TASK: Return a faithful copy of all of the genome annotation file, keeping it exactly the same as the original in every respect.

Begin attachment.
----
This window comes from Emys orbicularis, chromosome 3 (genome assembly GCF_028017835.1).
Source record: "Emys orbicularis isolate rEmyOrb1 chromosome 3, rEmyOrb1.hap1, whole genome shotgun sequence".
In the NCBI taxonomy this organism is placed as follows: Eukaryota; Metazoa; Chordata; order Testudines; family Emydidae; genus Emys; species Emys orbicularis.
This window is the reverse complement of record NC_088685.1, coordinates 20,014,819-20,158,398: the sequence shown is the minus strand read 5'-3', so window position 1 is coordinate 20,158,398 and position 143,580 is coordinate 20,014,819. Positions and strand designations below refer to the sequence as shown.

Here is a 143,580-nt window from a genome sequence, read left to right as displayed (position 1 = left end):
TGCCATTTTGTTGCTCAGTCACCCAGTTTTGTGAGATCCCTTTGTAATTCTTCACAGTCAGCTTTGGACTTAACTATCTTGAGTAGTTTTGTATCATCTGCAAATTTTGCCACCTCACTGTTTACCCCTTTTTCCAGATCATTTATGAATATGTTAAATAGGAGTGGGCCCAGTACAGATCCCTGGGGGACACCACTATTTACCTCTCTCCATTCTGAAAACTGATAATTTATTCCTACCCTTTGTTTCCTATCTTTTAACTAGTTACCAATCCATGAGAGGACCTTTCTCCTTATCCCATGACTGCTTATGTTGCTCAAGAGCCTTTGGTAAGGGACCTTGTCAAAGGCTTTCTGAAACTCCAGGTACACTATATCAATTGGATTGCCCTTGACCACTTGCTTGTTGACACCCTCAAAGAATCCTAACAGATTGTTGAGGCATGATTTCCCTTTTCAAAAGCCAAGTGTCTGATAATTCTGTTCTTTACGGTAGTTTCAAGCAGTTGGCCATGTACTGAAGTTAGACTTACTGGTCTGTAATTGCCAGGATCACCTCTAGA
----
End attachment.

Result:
This window comes from Emys orbicularis, chromosome 3 (genome assembly GCF_028017835.1).
Source record: "Emys orbicularis isolate rEmyOrb1 chromosome 3, rEmyOrb1.hap1, whole genome shotgun sequence".
In the NCBI taxonomy this organism is placed as follows: Eukaryota; Metazoa; Chordata; order Testudines; family Emydidae; genus Emys; species Emys orbicularis.
This window is the reverse complement of record NC_088685.1, coordinates 20,014,819-20,158,398: the sequence shown is the minus strand read 5'-3', so window position 1 is coordinate 20,158,398 and position 143,580 is coordinate 20,014,819. Positions and strand designations below refer to the sequence as shown.

Here is a 143,580-nt window from a genome sequence, read left to right as displayed (position 1 = left end):
TGCCATTTTGTTGCTCAGTCACCCAGTTTTGTGAGATCCCTTTGTAATTCTTCACAGTCAGCTTTGGACTTAACTATCTTGAGTAGTTTTGTATCATCTGCAAATTTTGCCACCTCACTGTTTACCCCTTTTTCCAGATCATTTATGAATATGTTAAATAGGAGTGGGCCCAGTACAGATCCCTGGGGGACACCACTATTTACCTCTCTCCATTCTGAAAACTGATAATTTATTCCTACCCTTTGTTTCCTATCTTTTAACTAGTTACCAATCCATGAGAGGACCTTTCTCCTTATCCCATGACTGCTTATGTTGCTCAAGAGCCTTTGGTAAGGGACCTTGTCAAAGGCTTTCTGAAACTCCAGGTACACTATATCAATTGGATTGCCCTTGACCACTTGCTTGTTGACACCCTCAAAGAATCCTAACAGATTGTTGAGGCATGATTTCCCTTTTCAAAAGCCAAGTGTCTGATAATTCTGTTCTTTACGGTAGTTTCAAGCAGTTGGCCATGTACTGAAGTTAGACTTACTGGTCTGTAATTGCCAGGATCACCTCTAGA